Concise Communications

Dickinson Research Extension Center
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Not All Heavy Grazing Is Overgrazing

Llewellyn L. Manske PhD, Range Scientist
Amy M. Kraus, Composition Assistant
Thomas C. Jirik, Agriculture Communication Editor
North Dakota State University
Dickinson Research Extension Center

Improved understanding of the biological concept of overgrazing could help reduce controversy over grassland management, says a North Dakota State University range scientist.

"The term overgrazing is often used incorrectly to refer to grazing that exceeds an arbitrary level determined by the eye of the beholder," states Lee Manske, range scientist at NDSU's Dickinson Research Extension Center. "Technically, overgrazing refers to continued heavy grazing that exceeds the recovery capacity of the plant community and creates a deteriorated range." Under this biological definition, the recovery capacity of the plant community determines both the level at which grazing becomes too great and the difference between tolerable short term heavy grazing and unacceptable long term heavy grazing.

Short term severe defoliation results from practices that remove a high proportion of leaf material within a short period, Manske explains. Such practices include fire, flash grazing, or mowing close to the ground. Healthy, vigorous plants with relatively high levels of stored carbohydrates can tolerate periodic short term severe defoliation when the interval between events is great enough for the plants to recover fully. The recovery interval is variable: three to four years for tallgrass prairie, five to 10 years for moist mixed grass prairie, and up to 25 years for dry mixed grass prairie.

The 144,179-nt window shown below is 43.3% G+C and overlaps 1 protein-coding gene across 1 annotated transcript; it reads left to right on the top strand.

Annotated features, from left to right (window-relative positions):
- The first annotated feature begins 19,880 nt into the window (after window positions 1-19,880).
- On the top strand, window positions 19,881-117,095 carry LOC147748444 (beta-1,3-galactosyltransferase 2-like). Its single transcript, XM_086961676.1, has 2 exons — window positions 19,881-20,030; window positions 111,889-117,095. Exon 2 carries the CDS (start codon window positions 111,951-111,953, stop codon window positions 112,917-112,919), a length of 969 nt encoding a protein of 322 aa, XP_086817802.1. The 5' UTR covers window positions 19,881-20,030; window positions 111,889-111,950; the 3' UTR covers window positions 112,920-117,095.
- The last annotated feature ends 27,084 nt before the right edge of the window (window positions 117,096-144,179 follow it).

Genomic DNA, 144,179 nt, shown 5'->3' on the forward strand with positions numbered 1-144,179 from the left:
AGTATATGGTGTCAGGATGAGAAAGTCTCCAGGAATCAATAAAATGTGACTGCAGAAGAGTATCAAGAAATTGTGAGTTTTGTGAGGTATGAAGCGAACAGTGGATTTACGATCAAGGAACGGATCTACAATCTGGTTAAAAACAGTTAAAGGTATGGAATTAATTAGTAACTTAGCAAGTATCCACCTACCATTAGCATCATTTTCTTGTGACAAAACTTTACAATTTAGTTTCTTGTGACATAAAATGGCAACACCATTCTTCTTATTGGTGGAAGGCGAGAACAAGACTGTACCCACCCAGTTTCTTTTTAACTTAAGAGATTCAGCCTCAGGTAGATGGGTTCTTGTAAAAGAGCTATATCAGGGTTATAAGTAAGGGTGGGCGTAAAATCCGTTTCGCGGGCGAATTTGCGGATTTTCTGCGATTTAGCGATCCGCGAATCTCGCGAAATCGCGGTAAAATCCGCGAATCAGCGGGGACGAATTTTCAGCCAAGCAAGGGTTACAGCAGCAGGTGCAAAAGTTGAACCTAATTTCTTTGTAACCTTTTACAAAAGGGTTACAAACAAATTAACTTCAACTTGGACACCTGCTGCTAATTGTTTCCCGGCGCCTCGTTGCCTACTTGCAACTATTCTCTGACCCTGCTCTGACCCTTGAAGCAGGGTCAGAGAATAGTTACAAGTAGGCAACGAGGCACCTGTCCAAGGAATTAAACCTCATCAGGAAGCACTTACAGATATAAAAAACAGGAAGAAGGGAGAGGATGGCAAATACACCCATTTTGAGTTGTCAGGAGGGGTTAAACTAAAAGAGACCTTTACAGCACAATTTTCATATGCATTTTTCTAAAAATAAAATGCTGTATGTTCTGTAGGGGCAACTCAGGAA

Long term severe defoliation is continued heavy defoliation that exceeds the recovery capacity of the plants. Prolonged severe grazing that results in biological damage to plants is correctly called overgrazing, Manske says. Overgrazing significantly reduces the total leaf area and photosynthetic capacity of plants. Herbage biomass and root systems on the affected grassland are greatly diminished, plant growth patterns are distorted, and growth response is delayed. The reduced vigor of plants results in the death of some individual plants and in an unhealthy shift in plant species composition.

Such range deterioration could result from excessively high stocking rates. It could also result from grazing practices that exceed the vegetation's capacity for fully recovering biologically, Manske explains. Overgrazing can result from defoliation that occurs when plants are at or near stressful stages of development; that is too severe and removes too much leaf area, forcing plants to draw on limited stored carbohydrates; or that occurs too frequently to allow plants adequate recovery time.

The stocking rate that a particular land area can safely support varies with grazing system, so stocking rates cannot be properly determined for parcels of land or regions of the country without consideration of the grazing system used, Manske emphasizes. Grazing systems that are based on plant requirements and that coordinate grazing periods with plant growth stages can be properly stocked at levels that would cause biological damage on a given parcel of land managed with another type of grazing system. As a result, changing the grazing system on biologically damaged range may simultaneously permit continued stocking at the previous rate and lead to improved rangeland health.

 

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